There is no doubt that the invasions and incursions, and assimulations have taken place. The real amazing thing is, under foreign rule, Chinese culture was preserved, and so buffered the change, for the Chinese, at least. Repeatedly it was non-Chinese who assimilated, with only minor influence on the nature of the Chinese language.
You are asking why Southern Chinese dialects can traced to a common source. I think you will have to read Dr. Liu ZinFad's paper to find that out. He has done the work, using linguistic techniques that are accepted throughout his peers, and they credit him with recognition of his findings.
:Mandarin is now considered the
:official speaking language of China. So the process of becoming one
:rather than from one to many is more true.
The difference between now and yesteryear, is of course, mass education. I recall reading someplace that Mancurian is now a dead language - it has no living speakers. All Manchu descendents are using Mandarin.
:There may be similarities, and that's developed over time through
:assimilation, amongst the Hakkas, the Cantonese and people from Jiangxi.
:They came closer together rather than going from "one mother tongue" to
:One Chinese writing and one speaking language(Mandarin) strengthen
:rather than weaken my theory.
Not really. Modern education, mass education did not exist in the past utilising one set standard. Chinese society is based on agriculture. The majority of the folk would have little time to spend on that. Menfolk/boys would've been taught in schools in the villages according to the dialect of their village. Women/girls rarely had an education. It is women and the home hearth which propagates home ethics and instils culture in their offspring. Menfolk have always been elsewhere doing other things.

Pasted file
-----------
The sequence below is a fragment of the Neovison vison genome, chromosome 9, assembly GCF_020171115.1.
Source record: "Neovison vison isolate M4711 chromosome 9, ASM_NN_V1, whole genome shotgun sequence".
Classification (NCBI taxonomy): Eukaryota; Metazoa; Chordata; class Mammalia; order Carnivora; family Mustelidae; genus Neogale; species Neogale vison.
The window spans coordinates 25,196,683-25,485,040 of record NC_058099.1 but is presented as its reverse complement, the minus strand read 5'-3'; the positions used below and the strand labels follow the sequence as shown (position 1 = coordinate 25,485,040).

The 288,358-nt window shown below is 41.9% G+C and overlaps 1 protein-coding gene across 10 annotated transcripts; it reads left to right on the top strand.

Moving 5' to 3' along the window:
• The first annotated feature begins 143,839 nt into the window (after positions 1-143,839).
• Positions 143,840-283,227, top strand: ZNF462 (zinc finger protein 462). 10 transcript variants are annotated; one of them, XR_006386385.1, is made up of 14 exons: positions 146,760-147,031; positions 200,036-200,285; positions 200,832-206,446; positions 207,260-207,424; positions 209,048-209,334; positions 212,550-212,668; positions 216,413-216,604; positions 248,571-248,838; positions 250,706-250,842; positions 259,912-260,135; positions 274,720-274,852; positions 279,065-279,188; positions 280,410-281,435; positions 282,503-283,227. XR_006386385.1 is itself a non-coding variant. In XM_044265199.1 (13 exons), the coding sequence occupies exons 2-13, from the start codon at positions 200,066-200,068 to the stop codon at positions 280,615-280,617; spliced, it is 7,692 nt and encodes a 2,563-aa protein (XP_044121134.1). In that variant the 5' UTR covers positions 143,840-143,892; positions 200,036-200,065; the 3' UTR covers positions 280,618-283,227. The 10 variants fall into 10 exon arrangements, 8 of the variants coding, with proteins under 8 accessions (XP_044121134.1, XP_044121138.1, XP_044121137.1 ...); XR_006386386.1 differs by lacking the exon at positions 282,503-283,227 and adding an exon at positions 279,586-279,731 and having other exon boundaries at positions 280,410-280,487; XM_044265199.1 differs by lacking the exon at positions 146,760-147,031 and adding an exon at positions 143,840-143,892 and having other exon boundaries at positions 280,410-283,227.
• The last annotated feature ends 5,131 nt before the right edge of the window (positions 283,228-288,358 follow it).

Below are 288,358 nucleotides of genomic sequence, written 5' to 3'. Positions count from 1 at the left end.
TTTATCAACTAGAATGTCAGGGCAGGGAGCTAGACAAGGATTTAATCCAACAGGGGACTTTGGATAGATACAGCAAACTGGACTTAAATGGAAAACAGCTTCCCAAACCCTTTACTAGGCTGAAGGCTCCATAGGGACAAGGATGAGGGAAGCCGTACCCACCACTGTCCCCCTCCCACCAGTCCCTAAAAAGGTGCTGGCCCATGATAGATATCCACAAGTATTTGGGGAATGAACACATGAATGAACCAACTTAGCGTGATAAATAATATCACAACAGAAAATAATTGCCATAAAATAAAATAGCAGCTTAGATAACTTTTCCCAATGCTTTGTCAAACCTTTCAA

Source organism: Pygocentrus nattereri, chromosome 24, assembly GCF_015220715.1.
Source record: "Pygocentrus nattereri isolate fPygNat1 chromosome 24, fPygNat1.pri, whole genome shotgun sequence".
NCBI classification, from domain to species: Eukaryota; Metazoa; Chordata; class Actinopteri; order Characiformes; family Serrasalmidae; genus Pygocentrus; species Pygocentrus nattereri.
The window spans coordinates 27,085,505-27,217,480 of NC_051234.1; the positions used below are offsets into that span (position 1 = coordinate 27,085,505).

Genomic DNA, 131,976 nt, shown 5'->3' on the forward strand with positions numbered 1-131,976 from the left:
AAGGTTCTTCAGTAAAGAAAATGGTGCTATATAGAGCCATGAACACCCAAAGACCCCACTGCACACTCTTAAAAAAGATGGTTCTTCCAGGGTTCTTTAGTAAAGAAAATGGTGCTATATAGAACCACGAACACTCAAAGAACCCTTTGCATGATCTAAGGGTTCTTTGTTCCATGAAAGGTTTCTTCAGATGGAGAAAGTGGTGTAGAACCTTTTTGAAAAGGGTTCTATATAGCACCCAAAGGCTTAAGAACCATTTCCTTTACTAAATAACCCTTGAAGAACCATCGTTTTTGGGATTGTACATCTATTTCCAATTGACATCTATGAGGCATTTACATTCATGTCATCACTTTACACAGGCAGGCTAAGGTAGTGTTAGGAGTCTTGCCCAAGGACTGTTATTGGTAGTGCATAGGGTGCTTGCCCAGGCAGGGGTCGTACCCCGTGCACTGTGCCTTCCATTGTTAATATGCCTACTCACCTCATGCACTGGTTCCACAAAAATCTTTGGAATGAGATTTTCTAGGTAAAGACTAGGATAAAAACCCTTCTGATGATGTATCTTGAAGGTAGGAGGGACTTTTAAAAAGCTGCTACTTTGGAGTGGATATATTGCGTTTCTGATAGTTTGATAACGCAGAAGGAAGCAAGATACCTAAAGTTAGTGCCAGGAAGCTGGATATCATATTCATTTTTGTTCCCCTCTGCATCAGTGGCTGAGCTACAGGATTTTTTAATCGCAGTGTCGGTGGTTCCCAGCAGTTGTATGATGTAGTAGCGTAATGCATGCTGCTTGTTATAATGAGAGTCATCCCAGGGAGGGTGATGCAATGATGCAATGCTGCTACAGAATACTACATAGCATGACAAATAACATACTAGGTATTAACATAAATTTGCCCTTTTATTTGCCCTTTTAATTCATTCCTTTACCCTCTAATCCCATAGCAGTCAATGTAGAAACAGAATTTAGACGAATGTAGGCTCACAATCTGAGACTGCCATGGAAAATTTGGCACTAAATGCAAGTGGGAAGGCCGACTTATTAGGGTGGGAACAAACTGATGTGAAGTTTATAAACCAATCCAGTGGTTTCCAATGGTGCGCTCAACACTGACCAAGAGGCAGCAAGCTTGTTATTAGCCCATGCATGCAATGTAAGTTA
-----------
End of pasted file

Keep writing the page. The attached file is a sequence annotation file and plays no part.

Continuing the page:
It was only in this century that we find any wholesale reforms to the Chinese language. Simplification to the Chinese script, introduction of romanisations such as Gwoyeu Romatzyh which utilised the roman alphabet which also coded tones, various other romanisations, including Pinyin and the invention of Zhuyin Fuhao. The original draft for the standardisation GuoYu under the Nationalists, (later becoming Putonghua under the Communists), of pronuciation of spoken Chinese to the Mandarin dialect produced a list of about 14000 character readings I believe, and was expanded in following drafts. So, the unifying of Chinese under one national language open to both men an women is a recent phenomena. The use of GuanHua is very different, as it was only available to an elite number of scholars, who had the chance to rise in public standing as officials. So local and provincial dialects continued to diversify as people migrated from one area to another, as witnessed by the change in Hakka over the geographic distances.
:Re. Hag5ga1 mun4ti2 - ko3 nen2 mao2 mun4ti2
: Hag ga mun thi - ken pun mo mun thi
Did anyone watch the gymnastics broadcasts that were held in China, Tianjin? I was hooked. Amazing level of skill from all athletes of the participating nations.